Highlights From Tidal Thames Environment and Heritage Conference 2018

Progress towards the goals of the Port of London Authority’s Thames Vision was reviewed at their Tidal Thames Environment & Heritage Conference in January.

 

The theme this year was ‘Into the future through education, behavioural change and citizen science’. Katherine Riggs, Tanya Ferry and Alistair Gale of PLA set the scene.  Over 30% of the total length of riverfront between Teddington and the Mouth of the Thames Estuary (measured as 366km following the mean high water line) is now designated for nature and built heritage conservation. 
As part of PLA’s outreach programme, over 10,000 children a year now participate in the Riverside Code game.  Through social media and web presence, PLA is informing schools and general public about what happens on the River Thames, and the careers available. Feedback is actively sought on what more it could be doing. 

 

Following on, Trewin Restorick of the agency Hubbub discussed their “Changing Behaviour” work designing “playful campaigns that make it easier for people to lead healthier, greener lifestyle choices”. One such creative engagement is a litter awareness programme called “Plastic Fishing” which collected 8,000 plastic bottles to fabricate a boat comprised 99% of recycled plastic. This generated 45 media articles with 121 million “opportunities to see”.

 

Kevin East of British Canoeing works with DEFRA amongst others to control litter and to prevent the spread of aquatic invasive species. He does this through workshops for coaches and volunteers to promote sustainable environmental practices in paddlesports and participation in local environmental projects including “litter picks” and clearance of invasive non-native species.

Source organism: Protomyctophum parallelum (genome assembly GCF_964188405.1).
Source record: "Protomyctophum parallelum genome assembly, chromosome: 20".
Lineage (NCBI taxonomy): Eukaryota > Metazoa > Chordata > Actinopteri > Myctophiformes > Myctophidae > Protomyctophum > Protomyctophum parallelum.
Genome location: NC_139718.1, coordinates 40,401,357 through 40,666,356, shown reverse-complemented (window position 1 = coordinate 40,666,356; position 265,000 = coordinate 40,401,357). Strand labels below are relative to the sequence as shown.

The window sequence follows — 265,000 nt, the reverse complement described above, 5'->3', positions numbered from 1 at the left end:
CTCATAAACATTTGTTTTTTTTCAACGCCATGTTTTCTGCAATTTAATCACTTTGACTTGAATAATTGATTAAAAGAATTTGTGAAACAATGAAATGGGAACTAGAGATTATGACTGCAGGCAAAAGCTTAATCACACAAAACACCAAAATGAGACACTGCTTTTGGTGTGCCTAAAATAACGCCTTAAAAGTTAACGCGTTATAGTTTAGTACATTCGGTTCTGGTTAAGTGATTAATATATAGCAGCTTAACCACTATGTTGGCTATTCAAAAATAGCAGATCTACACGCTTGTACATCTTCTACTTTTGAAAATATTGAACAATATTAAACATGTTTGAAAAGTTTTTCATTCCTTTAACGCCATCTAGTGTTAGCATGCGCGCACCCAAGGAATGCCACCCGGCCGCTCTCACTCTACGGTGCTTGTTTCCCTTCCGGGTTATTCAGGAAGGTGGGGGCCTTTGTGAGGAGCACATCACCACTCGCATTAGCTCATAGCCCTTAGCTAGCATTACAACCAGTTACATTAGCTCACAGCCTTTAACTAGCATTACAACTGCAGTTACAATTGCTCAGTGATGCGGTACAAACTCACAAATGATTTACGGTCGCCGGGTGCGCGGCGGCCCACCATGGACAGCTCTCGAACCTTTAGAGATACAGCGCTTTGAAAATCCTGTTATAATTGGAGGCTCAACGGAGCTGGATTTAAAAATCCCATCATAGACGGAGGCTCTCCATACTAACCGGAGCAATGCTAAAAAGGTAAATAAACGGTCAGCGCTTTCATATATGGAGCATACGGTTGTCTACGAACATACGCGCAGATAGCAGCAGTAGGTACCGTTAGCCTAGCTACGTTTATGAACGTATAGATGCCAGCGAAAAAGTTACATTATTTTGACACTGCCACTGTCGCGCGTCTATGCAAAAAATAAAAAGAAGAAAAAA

Simon Clarke explained the mission of the Thames Explorer Trust to “help ensure a better future for the river through education and engagement”.  Their steps to engagement are: Connection; Perception; Ownership and pride; Raising expectations. 

Jane Sidell of Historic England lamented that the story of our national coastal and maritime heritage of “commerce, conflict and leisure” is “poorly understood yet under considerable threat”. This is particularly true of the tidal Thames. 

Creekside Educational Trust at Deptford is one of the partner organisations that is addressing that deficiency. Jill Goddard of CET told of 153 school visits and engagement with 4116 children and 805 adults in the financial year (April 2016 – March 2017) citing one particularly ringing endorsement: “Wow, this is like many lessons in one! In the Creek we did geography, history, science and maths! And now we are even doing art with the field sketch”. 

 

Emma Smailes of Museum of London Docklands noted that their Archaeology of Crossrail has been their most popular exhibition to date with nearly 97,000 visitors during its six month run. 

 

AJ McConville of Thames 21, focused on “Solving the issue of plastic pollution in the tidal Thames” gave some startling statistics: products account for only 25% of litter – the rest being packaging; food wrappers account for 20% of all litter. Thames 21 promotes public engagement through volunteers (cleanups and surveys); schools (surveys); councils (linkages); and local businesses (contributions in kind). 

 

Fiona White of Kent Wildlife Trust explained how the Guardians of the Deep partnership programme with local authorities and nature conservancy bodies (www.guardiansofthedeep.org) supported by the Heritage Lottery Fund is involving the public in protecting marine areas as “coastal guardians” and “shore searchers”. 

 

Finally, Joanne Hill of the City of London Corporation spoke about the London Port Health Authority for the tidal Thames whose statutory duty is “to protect and improve public, environmental and animal health”.  Through the “The City of London Thames Fishery Research Experiment” which runs an annual angling competition at Denton, Gravesend, they aim to track the environmental condition of the River Thames through recording the “number of and size of fish species caught” which provides a 46 year long dataset. Eels and undersized fish caught are recorded and returned to the river. 

 

External Sources

Tidal Thames Environment and Heritage Conference 2018: presentations